At Baddow Hospital, we endeavour to minimise the risk of healthcare associated infection. We are vigilant in our staff training and competencies, patient pathways and surveillance of our processes in all areas of hygiene. The guidelines we follow, for infection control, are provided and supervised by our experienced Infection Control Nurse and Consultant Microbiologist.

Baddow Hospital ensures high quality in this area by:-

• Delivering and auditing regular general and comprehensive deep cleans of all areas of the hospital.

• Offering individual rooms for our patients before and after surgery.

• Ensuring a high nurse to patient ratio, allowing additional time and attention to hygiene.

Information for patients undergoing planned surgery or a procedure.

As part of your pre-operative assessment, you may be advised to use Octenisan Body Wash for 5 days prior to surgery. In addition, it may be necessary to take a swab sample from either your nose or groin area.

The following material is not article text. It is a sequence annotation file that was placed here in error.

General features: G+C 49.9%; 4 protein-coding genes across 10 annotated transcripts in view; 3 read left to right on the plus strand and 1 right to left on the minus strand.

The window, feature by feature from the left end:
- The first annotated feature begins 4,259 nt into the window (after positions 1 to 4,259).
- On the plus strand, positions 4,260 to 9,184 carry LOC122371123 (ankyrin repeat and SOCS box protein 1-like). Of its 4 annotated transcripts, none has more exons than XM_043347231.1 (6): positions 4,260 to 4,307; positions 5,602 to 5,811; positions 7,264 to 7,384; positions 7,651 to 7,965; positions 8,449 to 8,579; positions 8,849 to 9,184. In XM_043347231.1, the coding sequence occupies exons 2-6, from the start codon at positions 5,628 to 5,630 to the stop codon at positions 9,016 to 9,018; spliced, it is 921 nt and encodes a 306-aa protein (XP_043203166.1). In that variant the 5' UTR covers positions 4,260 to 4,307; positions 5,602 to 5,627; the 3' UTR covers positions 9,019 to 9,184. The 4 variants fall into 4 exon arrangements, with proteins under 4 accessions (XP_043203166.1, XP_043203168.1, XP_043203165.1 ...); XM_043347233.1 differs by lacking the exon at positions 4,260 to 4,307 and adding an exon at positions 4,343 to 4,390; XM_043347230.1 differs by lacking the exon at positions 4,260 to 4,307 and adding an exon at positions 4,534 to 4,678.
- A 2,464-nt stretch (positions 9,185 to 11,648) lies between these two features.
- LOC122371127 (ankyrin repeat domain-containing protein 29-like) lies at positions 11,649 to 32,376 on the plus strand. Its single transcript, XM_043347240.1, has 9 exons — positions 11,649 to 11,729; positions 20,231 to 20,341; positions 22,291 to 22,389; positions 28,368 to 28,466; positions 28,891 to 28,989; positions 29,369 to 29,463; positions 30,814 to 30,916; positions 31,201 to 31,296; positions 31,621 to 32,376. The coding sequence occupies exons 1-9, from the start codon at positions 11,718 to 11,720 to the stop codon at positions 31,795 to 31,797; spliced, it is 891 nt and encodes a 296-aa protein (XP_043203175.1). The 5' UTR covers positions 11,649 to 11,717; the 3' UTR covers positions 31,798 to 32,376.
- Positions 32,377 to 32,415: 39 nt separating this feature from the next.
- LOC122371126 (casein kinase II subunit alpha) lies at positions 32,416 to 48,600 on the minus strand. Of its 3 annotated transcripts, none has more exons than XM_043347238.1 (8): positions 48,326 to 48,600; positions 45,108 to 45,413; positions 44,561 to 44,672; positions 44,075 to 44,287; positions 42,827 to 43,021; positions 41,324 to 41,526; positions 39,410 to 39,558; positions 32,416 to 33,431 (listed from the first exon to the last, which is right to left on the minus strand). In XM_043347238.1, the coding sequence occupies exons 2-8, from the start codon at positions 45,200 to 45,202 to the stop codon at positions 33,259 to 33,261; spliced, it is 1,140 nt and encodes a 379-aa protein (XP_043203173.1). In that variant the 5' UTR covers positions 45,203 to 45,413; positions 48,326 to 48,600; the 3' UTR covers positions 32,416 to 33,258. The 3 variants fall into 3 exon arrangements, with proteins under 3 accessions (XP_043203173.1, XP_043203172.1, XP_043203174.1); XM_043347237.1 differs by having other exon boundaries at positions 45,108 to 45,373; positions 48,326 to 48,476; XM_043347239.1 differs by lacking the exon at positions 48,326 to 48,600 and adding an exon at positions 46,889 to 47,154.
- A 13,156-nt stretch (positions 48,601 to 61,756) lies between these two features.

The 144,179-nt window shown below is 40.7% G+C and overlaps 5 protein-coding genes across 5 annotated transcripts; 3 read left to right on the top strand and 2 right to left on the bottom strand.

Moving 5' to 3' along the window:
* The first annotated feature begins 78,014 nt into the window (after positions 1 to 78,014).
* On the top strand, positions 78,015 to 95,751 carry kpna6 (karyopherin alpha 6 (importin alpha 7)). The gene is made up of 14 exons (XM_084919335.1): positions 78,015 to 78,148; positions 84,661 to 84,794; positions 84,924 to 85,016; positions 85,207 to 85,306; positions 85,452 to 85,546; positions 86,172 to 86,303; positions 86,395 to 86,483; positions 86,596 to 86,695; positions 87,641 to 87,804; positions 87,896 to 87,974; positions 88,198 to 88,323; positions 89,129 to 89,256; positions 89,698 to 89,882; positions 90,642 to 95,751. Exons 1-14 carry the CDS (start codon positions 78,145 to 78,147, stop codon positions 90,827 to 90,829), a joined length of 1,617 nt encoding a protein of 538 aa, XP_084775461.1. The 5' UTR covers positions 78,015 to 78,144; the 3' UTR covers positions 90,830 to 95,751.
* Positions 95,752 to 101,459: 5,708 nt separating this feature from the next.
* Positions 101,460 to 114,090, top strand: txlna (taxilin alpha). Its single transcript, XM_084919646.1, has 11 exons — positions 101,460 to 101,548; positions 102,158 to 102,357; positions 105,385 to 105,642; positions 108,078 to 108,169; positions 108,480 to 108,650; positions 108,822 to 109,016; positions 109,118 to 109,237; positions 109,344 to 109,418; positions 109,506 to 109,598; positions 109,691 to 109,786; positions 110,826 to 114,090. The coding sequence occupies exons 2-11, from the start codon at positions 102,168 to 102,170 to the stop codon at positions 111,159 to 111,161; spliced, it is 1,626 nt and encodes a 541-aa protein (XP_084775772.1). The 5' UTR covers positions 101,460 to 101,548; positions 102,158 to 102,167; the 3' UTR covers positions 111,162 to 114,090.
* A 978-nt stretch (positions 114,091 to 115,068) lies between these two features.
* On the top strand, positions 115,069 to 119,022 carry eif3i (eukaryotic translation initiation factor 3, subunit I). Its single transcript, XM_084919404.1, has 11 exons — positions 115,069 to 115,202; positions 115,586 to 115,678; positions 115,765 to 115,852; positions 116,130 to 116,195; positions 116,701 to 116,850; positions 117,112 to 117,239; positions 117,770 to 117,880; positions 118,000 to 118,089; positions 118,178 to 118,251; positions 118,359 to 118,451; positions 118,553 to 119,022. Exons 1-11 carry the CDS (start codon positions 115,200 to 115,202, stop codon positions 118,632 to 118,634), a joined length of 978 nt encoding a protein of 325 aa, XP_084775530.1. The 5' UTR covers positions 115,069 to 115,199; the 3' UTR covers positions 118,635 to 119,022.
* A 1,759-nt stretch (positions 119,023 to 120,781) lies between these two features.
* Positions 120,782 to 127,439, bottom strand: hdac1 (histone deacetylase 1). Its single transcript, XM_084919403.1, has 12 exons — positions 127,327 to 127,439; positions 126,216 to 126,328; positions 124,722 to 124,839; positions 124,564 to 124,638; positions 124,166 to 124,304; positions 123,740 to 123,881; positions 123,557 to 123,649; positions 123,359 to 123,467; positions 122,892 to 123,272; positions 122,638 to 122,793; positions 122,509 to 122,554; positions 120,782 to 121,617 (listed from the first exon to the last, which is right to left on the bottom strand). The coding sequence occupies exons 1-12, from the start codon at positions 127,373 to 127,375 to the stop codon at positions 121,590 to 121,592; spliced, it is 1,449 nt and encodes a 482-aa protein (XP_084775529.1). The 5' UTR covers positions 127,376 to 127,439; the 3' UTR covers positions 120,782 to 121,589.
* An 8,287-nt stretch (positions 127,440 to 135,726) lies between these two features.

MRSA is a type of bacterial infection that is resistant to a number of widely used antibiotics. This means it can be more difficult to treat than other bacterial infections. These organisms may also be transiently present on the skin without causing infection. However, like sensitive Staph aureus, on occasion, these organisms can cause infection and, rarely, blood infection or septicaemia.

The full name of MRSA is meticillin-resistant staphylococcus aureus. Staphylococcus aureus is a common type of bacteria. It is often carried on the skin and inside the nostrils and throat, and can cause mild infections of the skin such as impetigo and boils.

Clostridium difficile infection (CDI) is a type of bacterial infection that can affect the digestive system. It most commonly affects people who are staying in hospital. It is a bacterium that is present in the gut of up to 3% of healthy adults and 66% of infants. However, C. difficile rarely causes problems in children or healthy adults, as it is kept in check by the normal bacterial population of the intestine. When antibiotics disturb the balance of bacteria in the gut, Clostridium difficile can multiply rapidly and some strains produce toxins which cause inflammation of the bowel.

The symptoms of CDI can range from mild to severe and include:

• diarrhoea

• a high temperature

• painful abdominal cramps